September 9, 2016: Applied and Environmental Microbiology
A Karkaba, J Benschop, K E Hill, A Grinberg
AIMS: To characterise methicillin-resistant Staphylococcus aureus (MRSA) isolates from infection sites in animals in New Zealand and assess the prevalence of subclinical MRSA colonisation in dogs and cats attending veterinary clinics in Auckland. METHODS: MRSA isolates from clinical specimens obtained by the main New Zealand veterinary diagnostic laboratories between June 2012 and June 2013, were genotypically characterised by DNA microarray hybridisation analysis and spa typing...
September 7, 2016: New Zealand Veterinary Journal
Erica M Hartmann, Roxana Hickey, Tiffany Hsu, Clarisse M Betancourt Román, Jing Chen, Randall Schwager, Jeff Kline, G Z Brown, Rolf U Halden, Curtis Huttenhower, Jessica L Green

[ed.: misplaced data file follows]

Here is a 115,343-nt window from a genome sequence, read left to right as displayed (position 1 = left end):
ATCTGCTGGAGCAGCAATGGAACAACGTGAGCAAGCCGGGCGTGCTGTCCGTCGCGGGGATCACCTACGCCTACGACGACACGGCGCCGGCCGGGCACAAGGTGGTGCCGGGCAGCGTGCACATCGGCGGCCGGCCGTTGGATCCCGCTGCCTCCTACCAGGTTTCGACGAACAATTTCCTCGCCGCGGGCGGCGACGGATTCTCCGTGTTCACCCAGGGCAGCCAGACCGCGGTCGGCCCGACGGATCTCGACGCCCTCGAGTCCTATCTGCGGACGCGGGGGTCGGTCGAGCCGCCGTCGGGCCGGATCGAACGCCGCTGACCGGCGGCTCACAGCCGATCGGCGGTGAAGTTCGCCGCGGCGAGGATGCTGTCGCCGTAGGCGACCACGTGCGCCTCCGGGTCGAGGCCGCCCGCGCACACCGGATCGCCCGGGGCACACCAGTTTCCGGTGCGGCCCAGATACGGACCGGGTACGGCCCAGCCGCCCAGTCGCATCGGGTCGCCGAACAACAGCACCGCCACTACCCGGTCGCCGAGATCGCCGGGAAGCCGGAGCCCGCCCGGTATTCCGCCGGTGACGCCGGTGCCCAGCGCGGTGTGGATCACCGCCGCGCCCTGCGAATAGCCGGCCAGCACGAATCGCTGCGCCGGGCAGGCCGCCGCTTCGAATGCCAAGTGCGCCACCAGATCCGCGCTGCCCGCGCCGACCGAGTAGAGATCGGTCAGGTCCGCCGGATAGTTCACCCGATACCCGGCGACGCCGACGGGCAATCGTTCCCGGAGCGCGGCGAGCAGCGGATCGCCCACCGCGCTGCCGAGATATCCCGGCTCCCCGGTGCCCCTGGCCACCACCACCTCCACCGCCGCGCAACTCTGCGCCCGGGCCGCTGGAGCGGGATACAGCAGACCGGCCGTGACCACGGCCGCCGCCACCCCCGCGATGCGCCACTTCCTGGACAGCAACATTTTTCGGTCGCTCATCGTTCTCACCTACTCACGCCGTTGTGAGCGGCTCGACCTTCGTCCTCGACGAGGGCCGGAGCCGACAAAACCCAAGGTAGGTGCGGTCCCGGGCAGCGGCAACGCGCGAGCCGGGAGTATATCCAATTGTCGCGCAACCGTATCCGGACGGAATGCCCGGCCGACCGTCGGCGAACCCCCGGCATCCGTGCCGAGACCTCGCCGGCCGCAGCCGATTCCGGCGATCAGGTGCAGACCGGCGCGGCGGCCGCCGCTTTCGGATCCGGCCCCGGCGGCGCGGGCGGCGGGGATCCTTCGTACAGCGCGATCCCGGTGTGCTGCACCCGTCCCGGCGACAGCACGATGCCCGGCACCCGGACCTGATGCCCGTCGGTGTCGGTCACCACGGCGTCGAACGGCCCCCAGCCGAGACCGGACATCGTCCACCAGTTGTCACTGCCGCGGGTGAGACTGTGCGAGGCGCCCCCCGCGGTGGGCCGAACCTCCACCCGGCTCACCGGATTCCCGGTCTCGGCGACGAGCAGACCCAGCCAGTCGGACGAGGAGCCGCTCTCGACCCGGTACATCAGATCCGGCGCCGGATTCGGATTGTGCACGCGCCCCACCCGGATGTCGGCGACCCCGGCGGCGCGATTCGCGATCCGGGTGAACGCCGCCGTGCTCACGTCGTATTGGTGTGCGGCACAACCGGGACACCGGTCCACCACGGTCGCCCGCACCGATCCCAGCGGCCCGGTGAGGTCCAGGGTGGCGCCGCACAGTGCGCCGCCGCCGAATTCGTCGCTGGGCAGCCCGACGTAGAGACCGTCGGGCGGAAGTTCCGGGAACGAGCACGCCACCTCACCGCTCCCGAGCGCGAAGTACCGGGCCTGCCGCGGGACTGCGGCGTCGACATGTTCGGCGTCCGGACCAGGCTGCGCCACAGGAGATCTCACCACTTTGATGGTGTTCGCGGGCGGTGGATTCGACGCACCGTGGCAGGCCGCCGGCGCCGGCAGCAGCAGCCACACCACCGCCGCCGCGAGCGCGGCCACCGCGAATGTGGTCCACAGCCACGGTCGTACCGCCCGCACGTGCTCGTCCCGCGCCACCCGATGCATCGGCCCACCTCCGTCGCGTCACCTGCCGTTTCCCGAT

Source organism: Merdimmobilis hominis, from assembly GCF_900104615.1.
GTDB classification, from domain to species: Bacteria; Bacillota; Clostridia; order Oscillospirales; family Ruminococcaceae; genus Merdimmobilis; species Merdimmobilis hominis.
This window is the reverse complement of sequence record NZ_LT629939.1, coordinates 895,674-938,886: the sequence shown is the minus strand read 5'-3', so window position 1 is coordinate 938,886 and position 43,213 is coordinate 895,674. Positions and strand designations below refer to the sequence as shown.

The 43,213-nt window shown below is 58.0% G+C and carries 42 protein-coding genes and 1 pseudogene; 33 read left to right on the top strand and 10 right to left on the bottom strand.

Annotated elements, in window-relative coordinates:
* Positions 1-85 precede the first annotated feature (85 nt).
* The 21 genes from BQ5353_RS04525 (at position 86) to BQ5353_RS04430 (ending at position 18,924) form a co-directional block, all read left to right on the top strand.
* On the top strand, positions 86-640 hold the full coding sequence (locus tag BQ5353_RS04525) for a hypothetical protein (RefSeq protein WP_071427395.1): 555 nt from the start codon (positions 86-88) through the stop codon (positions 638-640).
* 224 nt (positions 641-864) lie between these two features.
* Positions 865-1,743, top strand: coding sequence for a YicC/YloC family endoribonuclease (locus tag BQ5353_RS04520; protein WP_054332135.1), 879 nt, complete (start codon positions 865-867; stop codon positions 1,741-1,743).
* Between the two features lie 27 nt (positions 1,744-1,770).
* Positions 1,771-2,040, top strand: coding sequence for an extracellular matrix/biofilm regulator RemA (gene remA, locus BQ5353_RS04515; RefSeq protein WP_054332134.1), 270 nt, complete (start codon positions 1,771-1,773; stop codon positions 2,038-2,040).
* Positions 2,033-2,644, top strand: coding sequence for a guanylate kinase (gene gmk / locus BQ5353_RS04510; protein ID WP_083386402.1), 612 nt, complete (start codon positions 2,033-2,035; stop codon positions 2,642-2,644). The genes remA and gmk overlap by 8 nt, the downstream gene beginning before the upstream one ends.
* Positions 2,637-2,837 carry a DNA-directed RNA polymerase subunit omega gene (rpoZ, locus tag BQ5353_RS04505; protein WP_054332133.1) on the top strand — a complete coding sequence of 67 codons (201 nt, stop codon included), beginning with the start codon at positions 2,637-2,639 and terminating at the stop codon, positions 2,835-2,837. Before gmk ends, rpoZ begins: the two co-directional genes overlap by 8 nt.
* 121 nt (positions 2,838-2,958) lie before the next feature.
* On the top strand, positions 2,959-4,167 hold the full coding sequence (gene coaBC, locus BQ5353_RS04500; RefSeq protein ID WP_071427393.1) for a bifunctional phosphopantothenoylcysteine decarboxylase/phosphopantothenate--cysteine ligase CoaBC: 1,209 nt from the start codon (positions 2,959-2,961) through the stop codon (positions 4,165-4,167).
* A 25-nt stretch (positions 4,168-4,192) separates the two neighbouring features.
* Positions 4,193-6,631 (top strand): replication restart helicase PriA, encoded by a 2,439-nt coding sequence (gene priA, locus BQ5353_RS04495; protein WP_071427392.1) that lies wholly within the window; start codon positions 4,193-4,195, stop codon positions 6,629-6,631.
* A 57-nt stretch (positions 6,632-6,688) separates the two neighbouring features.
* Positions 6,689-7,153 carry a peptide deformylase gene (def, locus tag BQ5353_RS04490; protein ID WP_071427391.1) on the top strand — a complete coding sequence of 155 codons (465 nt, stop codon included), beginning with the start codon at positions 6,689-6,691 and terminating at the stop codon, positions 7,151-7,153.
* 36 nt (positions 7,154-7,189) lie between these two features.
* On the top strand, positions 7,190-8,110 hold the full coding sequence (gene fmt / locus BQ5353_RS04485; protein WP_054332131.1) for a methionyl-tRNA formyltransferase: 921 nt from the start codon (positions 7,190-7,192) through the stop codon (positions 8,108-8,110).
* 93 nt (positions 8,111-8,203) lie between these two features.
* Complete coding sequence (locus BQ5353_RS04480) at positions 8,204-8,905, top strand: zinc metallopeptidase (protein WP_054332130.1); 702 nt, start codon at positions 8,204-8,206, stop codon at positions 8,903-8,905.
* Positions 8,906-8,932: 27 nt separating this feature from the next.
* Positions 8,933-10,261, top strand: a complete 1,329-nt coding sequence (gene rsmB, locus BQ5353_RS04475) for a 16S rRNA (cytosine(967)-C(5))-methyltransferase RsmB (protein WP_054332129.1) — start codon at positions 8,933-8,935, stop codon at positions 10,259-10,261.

Antibiotic resistance is increasingly widespread, largely due to human influence. Here, we explore the relationship between antibiotic resistance genes and the antimicrobial chemicals triclosan, triclocarban, and methyl-, ethyl-, propyl-, and butylparaben in the dust microbiome. Dust samples from a mixed-use athletic and educational facility were subjected to microbial and chemical analyses using a combination of 16S rRNA amplicon sequencing, shotgun metagenome sequencing, and liquid chromatography tandem mass spectrometry...
September 20, 2016: Environmental Science & Technology
Marcin Adamczuk, Lukasz Dziewit